"Another incredible case, courtesy of Texas' shaky legal system," is Scott Martelle's post at the Los Angeles Times Opinion LA blog.
Which is one of the other issues: This is an abject failure of the Texas legal system (again), and as the Dallas Morning News recently said, is “a case to rattle anyone's confidence.” So much time has passed, though, that there likely isn’t anyone left to be held accountable — prosecutors or defense lawyers — for letting the case slide.
So why was Hartfield allowed to languish? A mix of reasons. Without the death penalty hanging over his head, his lawyers sat back to wait for the state to push for a new trial. But that never came, and as time passed, the case fell through the cracks.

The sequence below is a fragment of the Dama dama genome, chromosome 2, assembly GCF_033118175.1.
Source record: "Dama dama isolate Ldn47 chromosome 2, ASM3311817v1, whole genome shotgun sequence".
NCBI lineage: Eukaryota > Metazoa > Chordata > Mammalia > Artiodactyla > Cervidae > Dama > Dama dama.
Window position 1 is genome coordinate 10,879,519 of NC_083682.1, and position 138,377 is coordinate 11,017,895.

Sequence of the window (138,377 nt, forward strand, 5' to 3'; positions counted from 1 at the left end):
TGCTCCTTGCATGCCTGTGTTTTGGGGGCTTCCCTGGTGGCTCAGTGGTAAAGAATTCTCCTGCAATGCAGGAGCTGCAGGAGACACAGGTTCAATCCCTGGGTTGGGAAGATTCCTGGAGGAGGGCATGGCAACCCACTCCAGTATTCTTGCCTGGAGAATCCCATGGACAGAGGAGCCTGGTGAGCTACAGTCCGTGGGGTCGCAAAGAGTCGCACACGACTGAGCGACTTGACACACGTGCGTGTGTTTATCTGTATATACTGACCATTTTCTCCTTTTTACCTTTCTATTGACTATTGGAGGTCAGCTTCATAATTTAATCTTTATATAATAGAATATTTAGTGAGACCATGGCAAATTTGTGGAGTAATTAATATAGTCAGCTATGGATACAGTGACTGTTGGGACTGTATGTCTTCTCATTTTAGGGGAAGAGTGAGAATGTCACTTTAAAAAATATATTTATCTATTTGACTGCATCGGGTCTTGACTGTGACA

And why didn’t Hartfield insist he be released? Because, with an IQ in the low 50s, he didn’t understand what was happening. The dropped case didn’t come to light until 2006, when a fellow inmate pointed out to Hartfield that he shouldn’t be in prison because he was not convicted of a crime. New lawyers for Hartfield filed papers seeking his release, which a judge rejected, and set the retrial date for September.
Earlier coverage of Jerry Hartfield's case begins at the link.